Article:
NAV 2013 R2: Export objects with PowerShell

A while ago, I create a blog about a way to import objects in NAV with PowerShell. Well, it’s time to do the opposite, and export objects. This is the function I came up with (pardon the formatting – copy/pasting really made it difficult for me…):

function Export-NAVApplicationObjectFile
    param (
    $LogFile = "$WorkingFolder\Log_$ExportFile"
    $ExportFile = "$WorkingFolder\$ExportFile"
    if (Test-Path "$WorkingFolder\navcommandresult.txt") {Remove-Item "$WorkingFolder\navcommandresult.txt"}
    if (test-path $ExportFile) {remove-item $ExportFile}
    $NAVFolder = 'C:\Program Files (x86)\Microsoft Dynamics NAV\71\RoleTailored Client'
    $exportfinsqlcommand = """$NAVFolder\finsql.exe"" command=exportobjects,file=$ExportFile,servername=.,database=$Database,Logfile=$LogFile"
    if ($Filter -ne "")
        {$exportfinsqlcommand = "$exportfinsqlcommand,filter=$Filter"} 
    $Command = $exportfinsqlcommand
    Write-Debug $Command
    cmd /c $Command
    $ExportFileExists = Test-Path "$ExportFile"
    If (-not $ExportFileExists) 
            write-error "Error on exporting to $ExportFile.  Look at the information below."
            if (Test-Path "$WorkingFolder\navcommandresult.txt"){Type "$WorkingFolder\navcommandresult.txt"}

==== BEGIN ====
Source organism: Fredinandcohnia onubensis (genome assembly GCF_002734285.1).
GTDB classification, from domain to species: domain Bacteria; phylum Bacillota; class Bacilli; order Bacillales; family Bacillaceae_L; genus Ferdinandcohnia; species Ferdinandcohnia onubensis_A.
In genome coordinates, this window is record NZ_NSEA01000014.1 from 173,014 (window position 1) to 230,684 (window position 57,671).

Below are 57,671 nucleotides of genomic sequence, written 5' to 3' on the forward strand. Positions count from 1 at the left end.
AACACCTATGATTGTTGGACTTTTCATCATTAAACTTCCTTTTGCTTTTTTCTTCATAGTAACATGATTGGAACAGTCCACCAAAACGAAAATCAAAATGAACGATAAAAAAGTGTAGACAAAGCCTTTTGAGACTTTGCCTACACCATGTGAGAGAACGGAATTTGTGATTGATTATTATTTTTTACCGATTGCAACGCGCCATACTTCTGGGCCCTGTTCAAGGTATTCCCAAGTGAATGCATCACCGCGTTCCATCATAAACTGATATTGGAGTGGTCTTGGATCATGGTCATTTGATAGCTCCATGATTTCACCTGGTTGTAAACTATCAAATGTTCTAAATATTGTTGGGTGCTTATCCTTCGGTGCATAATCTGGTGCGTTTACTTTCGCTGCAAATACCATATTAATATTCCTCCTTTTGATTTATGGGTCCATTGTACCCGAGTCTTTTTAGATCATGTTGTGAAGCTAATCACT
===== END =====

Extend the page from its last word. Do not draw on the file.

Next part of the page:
if (Test-Path $LogFile) {type $LogFile}
        $NAVObjectFile = Get-ChildItem $ExportFile
        if ($NAVObjectFile.Length -eq 0)
            Remove-Item $NAVObjectFile
        if (Test-Path "$WorkingFolder\navcommandresult.txt")
            Type "$WorkingFolder\navcommandresult.txt"


I agree .. things can be improved. But I think it’s more than enough to get you going. I think it’s very usable in some kind of automated script where you want to export stuff to for example TFS and back.

The function is going to create one file each time you call it. For example:

Export-NAVApplicationObjectFile `
    -WorkingFolder 'C:\_merge\Export\' `
    -ExportFile '700Objects.txt' `
    -Database 'NAV2013R2_BE' `
    -Filter 'Type=Query;ID=700..799'



This is going to create one file which contains the query-objects in the 700-range.

A way to create single files, is to play with the integers yourself, like this:

for ($i = 1; $i -lt 100; $i++)
  Export-NAVApplicationObjectFile `
    -WorkingFolder 'C:\_merge\Export\' `
    -ExportFile "TAB$i.txt" `
    -Database 'NAV2013R2_BE' `
    -Filter "Type=Table;ID=$i"



It is slow, but then again, it does its job, and there are ways to do it multithreaded in PowerShell as well ;-).

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  1. Works nicely, but a ” seems to be missing in front of C:\Program Files in Line 18.
    I modified the function to include the servername as a fifth parameter and kept getting an error that the path C:\Progam does not exist (Win 7 OS) . After I inserted the ” it worked as planned.

      • waldo on March 17, 2015 at 4:35 pm

      It works on my end – but problems could arise when working with different versions of PowerShell. That might be what’s causing it .. .

      Thanks for the comment!

    • John on October 2, 2015 at 9:42 am
    • Reply

    It works perfectly when I call the function but when I just try to use a stripped down command like this: